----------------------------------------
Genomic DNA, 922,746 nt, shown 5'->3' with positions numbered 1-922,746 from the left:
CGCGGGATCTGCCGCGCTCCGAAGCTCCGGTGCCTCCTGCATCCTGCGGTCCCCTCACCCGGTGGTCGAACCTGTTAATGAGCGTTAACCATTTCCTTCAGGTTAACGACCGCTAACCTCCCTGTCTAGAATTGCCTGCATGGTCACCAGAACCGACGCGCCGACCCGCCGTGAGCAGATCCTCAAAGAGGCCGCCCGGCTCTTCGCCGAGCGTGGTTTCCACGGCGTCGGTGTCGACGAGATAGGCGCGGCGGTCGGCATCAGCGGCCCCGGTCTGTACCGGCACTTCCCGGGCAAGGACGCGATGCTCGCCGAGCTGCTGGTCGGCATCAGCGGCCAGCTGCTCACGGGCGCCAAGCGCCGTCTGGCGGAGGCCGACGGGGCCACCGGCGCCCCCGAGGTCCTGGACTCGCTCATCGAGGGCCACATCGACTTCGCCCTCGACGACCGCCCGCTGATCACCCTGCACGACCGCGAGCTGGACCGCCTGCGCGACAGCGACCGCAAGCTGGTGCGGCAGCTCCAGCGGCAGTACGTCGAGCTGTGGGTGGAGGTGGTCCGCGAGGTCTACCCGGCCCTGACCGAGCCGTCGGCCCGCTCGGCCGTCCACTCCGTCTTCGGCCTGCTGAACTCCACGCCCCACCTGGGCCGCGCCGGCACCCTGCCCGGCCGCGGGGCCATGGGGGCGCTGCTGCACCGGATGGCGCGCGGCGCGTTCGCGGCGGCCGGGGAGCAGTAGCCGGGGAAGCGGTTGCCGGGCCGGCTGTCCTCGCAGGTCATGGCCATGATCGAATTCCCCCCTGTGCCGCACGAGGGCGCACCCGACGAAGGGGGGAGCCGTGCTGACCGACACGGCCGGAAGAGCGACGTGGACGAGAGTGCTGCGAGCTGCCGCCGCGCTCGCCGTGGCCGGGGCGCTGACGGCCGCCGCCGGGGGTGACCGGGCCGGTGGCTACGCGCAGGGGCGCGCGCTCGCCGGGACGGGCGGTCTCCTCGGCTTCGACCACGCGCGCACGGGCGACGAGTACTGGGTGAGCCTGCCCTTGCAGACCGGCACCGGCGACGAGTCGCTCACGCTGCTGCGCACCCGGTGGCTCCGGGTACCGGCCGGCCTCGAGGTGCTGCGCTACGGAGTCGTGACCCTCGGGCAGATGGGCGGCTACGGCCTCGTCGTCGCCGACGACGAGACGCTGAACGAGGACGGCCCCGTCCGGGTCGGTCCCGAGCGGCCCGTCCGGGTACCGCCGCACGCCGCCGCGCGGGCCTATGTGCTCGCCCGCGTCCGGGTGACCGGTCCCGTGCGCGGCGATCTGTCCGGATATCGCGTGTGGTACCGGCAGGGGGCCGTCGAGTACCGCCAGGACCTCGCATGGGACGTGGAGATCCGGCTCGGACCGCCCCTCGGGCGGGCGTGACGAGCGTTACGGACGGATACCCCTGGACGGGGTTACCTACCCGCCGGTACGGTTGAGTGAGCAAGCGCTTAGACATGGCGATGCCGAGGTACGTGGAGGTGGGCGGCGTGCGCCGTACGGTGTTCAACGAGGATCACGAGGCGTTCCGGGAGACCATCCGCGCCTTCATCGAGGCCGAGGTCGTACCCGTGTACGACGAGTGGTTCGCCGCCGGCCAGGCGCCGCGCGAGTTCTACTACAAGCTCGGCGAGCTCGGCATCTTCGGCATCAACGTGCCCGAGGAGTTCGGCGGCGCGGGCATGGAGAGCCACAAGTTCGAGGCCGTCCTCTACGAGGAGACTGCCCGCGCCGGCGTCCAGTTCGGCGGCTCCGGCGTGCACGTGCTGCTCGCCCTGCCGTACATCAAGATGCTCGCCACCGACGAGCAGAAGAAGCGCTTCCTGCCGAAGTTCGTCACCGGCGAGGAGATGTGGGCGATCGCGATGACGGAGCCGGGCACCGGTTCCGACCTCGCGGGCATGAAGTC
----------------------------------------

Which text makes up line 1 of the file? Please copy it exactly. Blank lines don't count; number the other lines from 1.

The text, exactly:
Genomic DNA, 922,746 nt, shown 5'->3' with positions numbered 1-922,746 from the left: